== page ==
Event handler

I have a number of functions, all looking a bit like that:

while true
    i = peel(Q)
    if i == 1 && mode = 1
        a, b = dosomething1(a, b)
    elseif i == 2
        b, c = dosomething2(b, c)
    elseif i == 3
        c, d = dosomething2(c, d) 
    end 
    enqueue!(Q, newevent)
end

so these are event handlers based on a priority queue.

To me it looks like I want to be a bit more meta here and have something like an “engine”, but I have to be a bit careful as these are hot loops. Context ZigZagBoomerang.jl. Any pointers?

How does newevent relate to the other variables?

Let me give a more serious minimal working example with two event types:
So the Queue keeps only track of event times, and I have a vector for each event type for each element of a state

using ZigZagBoomerang: SPriorityQueue, enqueue!
using Random
function queue(τ)
    Q = SPriorityQueue{Int,eltype(τ)}()
    for i in eachindex(τ)
        enqueue!(Q, i => τ[i])
    end
    Q
end

T = 100.0
d = 10000
state = rand(d)
function handler(x, T)
    d = length(x)
    event_type = zeros(Int, d)
    t = zeros(d)
    Q = queue(randexp(d))
    while true
        i, t′ = peek(Q)
        t′ > T && break
        if event_type[i] == 0 # fast
            x[i] += (t′ - t[i]) 
            t[i] = t′
            event_type[i] = 1 - event_type[i] # next slow
            Q[i] = t[i] + randexp()
        else # slow
            x[i] += 0.5*(t′ - t[i]) 
            t[i] = t′
            event_type[i] = 1 - event_type[i] # next fast
            Q[i] = t[i] + 0.5*randexp()
        end

    end
    t, x
end
@time handler(zeros(d), T);

For example, something like this seems to work

function handler(x, T, f)
    d = length(x)
    event_type = zeros(Int, d)
    t = zeros(d)
    Q = queue(randexp(d))
    
    while true
        i, t′ = peek(Q)
        t′ > T && break 
        j = event_type[i] + 1
        f[j](i, t′, t, x, event_type, Q)
    end
    t, x
end
@time handler(zeros(d), T, (f1!, f2!));

but the small union

  %19 = Base.getindex(f, j)::Union{typeof(f1!), typeof(f2!)}

relies on the compiler

If you only have a couple of known events, I think a sequence of if is a decent approach. If the computation inside state transition is relatively small and the transitions between events have some structure (not all states jump to arbitrary state), maybe you can squeeze out some performance with @goto.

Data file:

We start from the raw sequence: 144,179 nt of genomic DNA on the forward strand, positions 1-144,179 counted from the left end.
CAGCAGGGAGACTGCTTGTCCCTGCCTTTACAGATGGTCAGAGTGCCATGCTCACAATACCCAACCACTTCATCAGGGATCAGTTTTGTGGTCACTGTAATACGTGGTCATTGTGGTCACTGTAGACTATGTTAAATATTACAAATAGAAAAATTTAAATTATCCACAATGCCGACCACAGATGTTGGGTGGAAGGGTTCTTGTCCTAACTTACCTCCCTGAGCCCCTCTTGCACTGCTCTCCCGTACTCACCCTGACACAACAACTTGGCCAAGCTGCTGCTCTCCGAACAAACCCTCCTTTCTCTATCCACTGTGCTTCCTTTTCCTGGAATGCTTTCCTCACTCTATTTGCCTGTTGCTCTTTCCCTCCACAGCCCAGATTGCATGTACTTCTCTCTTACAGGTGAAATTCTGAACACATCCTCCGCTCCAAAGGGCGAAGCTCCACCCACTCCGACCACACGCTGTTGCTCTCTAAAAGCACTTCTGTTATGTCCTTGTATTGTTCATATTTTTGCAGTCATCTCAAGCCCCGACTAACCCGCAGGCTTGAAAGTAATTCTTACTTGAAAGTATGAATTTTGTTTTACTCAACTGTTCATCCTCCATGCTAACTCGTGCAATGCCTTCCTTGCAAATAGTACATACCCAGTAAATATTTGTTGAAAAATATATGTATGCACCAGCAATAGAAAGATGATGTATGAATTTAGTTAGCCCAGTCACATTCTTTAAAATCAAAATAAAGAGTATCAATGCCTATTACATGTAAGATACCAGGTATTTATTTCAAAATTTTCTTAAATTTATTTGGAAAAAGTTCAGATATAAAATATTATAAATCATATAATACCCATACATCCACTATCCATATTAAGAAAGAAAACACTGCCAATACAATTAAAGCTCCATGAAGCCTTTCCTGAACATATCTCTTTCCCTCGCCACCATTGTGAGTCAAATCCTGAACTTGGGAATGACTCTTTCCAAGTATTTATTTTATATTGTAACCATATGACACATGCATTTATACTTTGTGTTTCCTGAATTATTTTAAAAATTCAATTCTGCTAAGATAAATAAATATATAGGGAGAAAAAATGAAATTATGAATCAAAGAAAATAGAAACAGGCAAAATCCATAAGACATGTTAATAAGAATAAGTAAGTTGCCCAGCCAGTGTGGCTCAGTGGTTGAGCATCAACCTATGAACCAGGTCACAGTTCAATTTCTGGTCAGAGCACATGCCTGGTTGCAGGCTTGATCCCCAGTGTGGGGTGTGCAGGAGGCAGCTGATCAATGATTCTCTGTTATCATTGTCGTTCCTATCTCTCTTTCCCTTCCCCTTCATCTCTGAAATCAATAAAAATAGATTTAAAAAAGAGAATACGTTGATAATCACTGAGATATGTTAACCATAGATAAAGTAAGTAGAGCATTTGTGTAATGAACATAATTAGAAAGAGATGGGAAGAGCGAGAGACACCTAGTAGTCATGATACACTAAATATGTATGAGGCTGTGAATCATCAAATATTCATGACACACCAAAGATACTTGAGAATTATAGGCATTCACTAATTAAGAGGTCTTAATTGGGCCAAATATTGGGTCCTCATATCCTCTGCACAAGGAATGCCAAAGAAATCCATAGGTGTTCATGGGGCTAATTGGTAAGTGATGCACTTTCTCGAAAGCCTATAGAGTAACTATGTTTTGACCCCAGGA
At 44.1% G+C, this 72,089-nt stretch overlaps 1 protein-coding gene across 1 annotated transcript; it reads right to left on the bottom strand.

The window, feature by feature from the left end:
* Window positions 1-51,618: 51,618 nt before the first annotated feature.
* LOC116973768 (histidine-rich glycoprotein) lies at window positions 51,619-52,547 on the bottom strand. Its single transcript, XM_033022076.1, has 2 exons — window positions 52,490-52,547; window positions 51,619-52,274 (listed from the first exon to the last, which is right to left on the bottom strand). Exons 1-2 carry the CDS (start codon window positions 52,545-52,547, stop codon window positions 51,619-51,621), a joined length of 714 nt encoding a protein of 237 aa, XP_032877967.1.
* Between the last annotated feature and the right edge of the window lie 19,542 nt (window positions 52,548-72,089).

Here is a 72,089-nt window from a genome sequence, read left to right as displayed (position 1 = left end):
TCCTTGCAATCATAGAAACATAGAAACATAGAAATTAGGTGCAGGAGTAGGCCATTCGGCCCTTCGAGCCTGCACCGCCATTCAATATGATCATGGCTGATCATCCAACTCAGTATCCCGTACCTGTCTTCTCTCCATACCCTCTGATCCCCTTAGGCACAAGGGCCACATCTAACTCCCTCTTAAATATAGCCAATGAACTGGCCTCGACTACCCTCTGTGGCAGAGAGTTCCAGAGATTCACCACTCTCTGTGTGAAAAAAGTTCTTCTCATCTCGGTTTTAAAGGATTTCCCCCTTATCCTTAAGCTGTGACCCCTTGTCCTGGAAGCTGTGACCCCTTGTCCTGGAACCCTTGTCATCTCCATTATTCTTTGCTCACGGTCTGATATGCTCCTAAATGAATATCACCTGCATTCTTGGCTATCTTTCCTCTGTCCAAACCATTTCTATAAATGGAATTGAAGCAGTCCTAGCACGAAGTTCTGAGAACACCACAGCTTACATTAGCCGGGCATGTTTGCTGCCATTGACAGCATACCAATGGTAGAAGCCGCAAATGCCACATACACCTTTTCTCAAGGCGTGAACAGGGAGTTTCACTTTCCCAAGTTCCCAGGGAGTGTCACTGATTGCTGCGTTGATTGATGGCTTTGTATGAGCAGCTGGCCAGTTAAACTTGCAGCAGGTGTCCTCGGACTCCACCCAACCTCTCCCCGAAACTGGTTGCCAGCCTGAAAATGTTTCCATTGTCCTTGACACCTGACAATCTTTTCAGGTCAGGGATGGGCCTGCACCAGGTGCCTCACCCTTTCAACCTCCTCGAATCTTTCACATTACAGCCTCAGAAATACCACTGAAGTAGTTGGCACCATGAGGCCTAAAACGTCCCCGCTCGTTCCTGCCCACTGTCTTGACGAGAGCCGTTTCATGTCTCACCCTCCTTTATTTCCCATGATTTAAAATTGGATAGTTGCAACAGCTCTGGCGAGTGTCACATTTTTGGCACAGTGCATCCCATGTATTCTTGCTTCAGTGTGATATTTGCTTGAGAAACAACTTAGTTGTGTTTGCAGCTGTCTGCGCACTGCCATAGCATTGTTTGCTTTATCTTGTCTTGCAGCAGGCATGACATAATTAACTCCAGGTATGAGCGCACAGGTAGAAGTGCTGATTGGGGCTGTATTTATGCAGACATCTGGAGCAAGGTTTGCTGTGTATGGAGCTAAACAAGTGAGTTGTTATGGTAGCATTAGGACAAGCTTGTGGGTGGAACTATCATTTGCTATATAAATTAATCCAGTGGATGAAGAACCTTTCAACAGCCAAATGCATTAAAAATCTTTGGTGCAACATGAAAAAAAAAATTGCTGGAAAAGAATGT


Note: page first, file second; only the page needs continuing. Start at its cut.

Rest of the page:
If you have many unknown event types, “JIT” approach may be useful. See, e.g., Catwalk.jl: [ANN] Catwalk.jl - With dynamic dispatch to the moon! (an adaptive optimizer, aka JIT compiler)

If you know the possible concrete types of f[j] statically, you can use a manual union splitting hack like this. (This is a manual version of Catwalk.jl etc.). This is equivalent to plain ifs, but it can be useful for code organization.

2 Likes

So with GitHub - tisztamo/FunctionWranglers.jl: Fast, inlined execution of arrays of functions and some assistance of @tisztamo who added sindex for this use case I arrived at something neat

function handle!(t, x, θ, m, f!, next, event_type, Q)
    i, t′ = peek(Q)
    j = event_type[i]
    if j > 0
        sindex(f!, j, i, t′, t, x, θ, m, event_type, Q)
    end  
    τ, jnext = sfindmin(next, i, t′, t, x, θ, m)
    Q[i] = τ
    event_type[i] = jnext
    (t′, i, x[i], j)
end

Getting the hang of it I added sfindmin to schedule the next relevant event for each particle.

PS: The scheduler is starting to take shape https://github.com/mschauer/ZigZagBoomerang.jl/…/src/scheduler.jl. It looks like something like this might find use in billiard problems too. @Datseris Somehow I just understood that https://github.com/mschauer/ZigZagBoomerang.jl and https://github.com/JuliaDynamics/DynamicalBilliards.jl are somewhat related.

1 Like

Hi, Sorry I don’t see the connection between the two; I’m not familiar with the contents of ZigZagBoomerang.jl by having a look at its page its the first time I see/read any of it.

Quiz: Is this a DynamicalBilliard or a Zig-Zag sampler of a density defined on the unit square:

billiard

@tisztamo

Absolutely nice:

with

  0.814835 seconds (33 allocations: 15.234 KiB

for 200000 calls of the event loop computing the random event times and the wall collision times for all 3 “walls” for each of 80 correlated coordinates (hard wall at 1, soft or hard wall at 0 and “sticky” barrier at 0.25).

Showing phase diagram of two coordinates out of 80.

1 Like

Great to hear that FunctionWranglers works for you!

I do not really understand what ZigZagBoomerang does, but I see the three large parts on the flame graph and that there is not much extra time between them. If the number of event dispatches is 200_000 * 3 * 80 during this run, then your gain must be very significant to other solutions I think (Not counting compilation).

well given that the “trajectory” changes directions in the middle of the square, it isn’t a billiard.

Well, yes, no,… it’s ray-splitting
at the contour lines of a density

1 Like